Days 44-46. The Capital

I’ve spent more time at Suvarnabhumi Airport than in any other terminal on this trip. Yet, I didn’t actually see Bangkok until the very end of my travels. While the airport is perfectly nice, suffice it to say that it wasn’t the best introduction to Thailand’s capital, particularly for someone who wasn’t that interested in the city to begin with. Yet, the city has surprised me. With only two days, we only saw a small selection of what Bangkok has to offer. Of course, we started with the must-sees: the Grand Palace, Wat Pho, and Wat Arun. Everyone had warned us about the Grand Palace: it’s crowded and expensive, but you can’t skip it. Despite the insane crowds, we enjoyed seeing the numerous temples, shrines, Buddha’s, and state buildings. But the main highlight was Wat Pho and it’s reclining Buddha. The Buddha statue is one of the largest in Thailand, measuring 15m high and 46m long. The chapel is perfectly sized to fit the statue, and it’s funny to see part of the statue almost touching the ceiling. Wat Arun offered a different experience: boat trips. For 8 baht round trip (US$0.25), we took a 2-minute boat trip across the rather brown and choppy river. The temple itself is striking, with its tall towers and white mosaics. While the temples shed light on Buddhism and the relationship between Thai’s and the king, the boat trip offered a glimpse of the natural environment in Bangkok.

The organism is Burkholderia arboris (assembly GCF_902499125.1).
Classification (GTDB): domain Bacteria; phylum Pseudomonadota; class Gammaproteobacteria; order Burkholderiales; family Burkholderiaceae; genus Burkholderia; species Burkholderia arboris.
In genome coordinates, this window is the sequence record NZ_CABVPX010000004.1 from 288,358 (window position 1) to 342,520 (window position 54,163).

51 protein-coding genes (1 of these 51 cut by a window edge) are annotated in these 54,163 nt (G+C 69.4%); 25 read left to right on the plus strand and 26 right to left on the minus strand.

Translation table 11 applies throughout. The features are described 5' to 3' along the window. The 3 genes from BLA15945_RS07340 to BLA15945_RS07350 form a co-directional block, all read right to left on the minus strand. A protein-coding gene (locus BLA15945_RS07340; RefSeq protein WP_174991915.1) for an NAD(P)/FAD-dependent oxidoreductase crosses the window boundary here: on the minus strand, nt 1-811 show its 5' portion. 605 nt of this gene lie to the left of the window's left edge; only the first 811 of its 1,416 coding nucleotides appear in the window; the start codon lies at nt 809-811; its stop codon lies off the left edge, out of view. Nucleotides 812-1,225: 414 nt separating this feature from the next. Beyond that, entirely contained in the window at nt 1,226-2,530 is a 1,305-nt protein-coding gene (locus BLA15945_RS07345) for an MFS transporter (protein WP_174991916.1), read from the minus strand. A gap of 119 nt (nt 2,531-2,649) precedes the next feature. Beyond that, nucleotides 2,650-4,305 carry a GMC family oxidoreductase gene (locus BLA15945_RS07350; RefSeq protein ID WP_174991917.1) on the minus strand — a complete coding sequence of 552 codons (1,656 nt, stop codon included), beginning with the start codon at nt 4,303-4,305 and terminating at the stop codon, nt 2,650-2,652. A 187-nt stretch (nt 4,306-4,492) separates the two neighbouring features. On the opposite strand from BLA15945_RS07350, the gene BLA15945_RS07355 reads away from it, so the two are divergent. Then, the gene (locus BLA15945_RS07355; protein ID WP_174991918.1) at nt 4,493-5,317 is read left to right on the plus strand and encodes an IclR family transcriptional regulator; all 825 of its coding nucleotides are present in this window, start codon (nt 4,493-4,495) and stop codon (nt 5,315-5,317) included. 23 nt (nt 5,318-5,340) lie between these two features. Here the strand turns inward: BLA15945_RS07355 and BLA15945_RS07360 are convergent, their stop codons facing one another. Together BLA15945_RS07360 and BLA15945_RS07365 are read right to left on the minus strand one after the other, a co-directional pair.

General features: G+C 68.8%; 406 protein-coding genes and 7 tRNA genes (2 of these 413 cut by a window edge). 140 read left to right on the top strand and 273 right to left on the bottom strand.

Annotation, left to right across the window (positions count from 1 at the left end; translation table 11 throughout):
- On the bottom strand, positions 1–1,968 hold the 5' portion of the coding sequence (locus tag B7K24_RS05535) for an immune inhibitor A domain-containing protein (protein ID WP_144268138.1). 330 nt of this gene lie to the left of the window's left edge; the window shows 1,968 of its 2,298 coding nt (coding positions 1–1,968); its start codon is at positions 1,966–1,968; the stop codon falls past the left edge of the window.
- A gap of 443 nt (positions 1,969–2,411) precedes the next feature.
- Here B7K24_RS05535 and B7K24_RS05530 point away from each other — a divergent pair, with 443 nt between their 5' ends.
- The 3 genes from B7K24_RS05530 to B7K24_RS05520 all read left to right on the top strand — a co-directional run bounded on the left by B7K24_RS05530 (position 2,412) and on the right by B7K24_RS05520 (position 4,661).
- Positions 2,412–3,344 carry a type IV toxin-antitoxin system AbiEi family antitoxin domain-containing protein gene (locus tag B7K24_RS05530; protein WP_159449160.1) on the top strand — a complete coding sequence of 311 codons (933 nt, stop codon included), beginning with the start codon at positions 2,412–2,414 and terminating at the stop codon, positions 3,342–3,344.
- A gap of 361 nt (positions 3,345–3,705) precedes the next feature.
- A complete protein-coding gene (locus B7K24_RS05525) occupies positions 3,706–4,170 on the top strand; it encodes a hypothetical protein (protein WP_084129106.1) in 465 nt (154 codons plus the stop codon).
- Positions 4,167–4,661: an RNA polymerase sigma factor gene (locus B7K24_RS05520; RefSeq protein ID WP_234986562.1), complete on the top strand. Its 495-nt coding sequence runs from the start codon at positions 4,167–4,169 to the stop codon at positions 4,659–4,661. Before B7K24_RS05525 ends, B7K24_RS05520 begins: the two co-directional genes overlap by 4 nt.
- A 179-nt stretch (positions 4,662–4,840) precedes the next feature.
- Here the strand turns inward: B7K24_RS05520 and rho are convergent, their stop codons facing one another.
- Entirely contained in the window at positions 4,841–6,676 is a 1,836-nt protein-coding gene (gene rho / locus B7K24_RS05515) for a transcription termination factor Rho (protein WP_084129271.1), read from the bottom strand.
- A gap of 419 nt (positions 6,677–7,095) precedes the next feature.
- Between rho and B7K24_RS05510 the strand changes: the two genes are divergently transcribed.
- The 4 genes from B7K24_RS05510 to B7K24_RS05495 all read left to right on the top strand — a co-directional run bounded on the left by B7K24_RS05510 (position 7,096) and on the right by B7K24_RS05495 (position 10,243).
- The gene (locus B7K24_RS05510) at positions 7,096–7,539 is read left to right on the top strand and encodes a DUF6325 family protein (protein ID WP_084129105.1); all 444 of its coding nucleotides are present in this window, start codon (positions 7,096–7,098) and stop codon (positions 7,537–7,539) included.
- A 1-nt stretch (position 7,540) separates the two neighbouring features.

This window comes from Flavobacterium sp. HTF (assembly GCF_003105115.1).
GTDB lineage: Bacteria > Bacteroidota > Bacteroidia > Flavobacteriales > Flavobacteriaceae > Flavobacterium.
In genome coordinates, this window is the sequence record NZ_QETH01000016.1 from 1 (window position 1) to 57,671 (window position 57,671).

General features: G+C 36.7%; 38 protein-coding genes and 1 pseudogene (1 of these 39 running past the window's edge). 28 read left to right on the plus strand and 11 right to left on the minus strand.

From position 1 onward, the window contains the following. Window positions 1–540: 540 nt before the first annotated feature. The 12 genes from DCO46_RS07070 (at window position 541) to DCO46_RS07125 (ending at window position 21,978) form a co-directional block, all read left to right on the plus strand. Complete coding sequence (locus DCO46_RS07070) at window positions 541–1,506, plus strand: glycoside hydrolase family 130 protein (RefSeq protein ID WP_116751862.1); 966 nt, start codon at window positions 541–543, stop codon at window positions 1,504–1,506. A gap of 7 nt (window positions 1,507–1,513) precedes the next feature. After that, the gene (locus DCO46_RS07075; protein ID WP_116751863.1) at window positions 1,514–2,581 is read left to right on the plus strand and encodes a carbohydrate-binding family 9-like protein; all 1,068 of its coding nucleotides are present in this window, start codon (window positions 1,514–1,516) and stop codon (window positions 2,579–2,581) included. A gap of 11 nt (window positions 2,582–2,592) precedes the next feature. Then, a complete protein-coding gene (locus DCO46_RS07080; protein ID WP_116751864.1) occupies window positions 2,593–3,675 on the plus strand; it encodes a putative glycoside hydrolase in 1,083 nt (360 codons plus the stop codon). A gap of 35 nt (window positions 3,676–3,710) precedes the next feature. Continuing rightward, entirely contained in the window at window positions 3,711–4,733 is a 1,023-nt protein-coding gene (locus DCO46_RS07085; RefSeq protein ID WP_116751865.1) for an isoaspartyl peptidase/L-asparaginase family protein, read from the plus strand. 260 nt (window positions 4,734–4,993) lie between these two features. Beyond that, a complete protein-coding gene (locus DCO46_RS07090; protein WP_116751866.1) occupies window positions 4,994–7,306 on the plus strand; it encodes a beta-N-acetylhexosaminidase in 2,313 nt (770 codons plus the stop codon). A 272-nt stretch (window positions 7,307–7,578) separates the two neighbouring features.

Given our limited time and the diverging interests of my travel companion and me, we spent the rest of our days in the capital eating fantastic Thai food (basically my favorite activity in Thailand), getting massages (wait, maybe that’s my favorite activity), and wandering through the alleys and streets of Rattanakosin, Khao San Road, and Banglamphu. There’s much more going on in Bangkok, but the glimpse we got was quite enjoyable. A major highlight was getting some insight into Bangkok and Thailand from our guesthouse hosts, but more on that in my next post.

-SMC, 8/26


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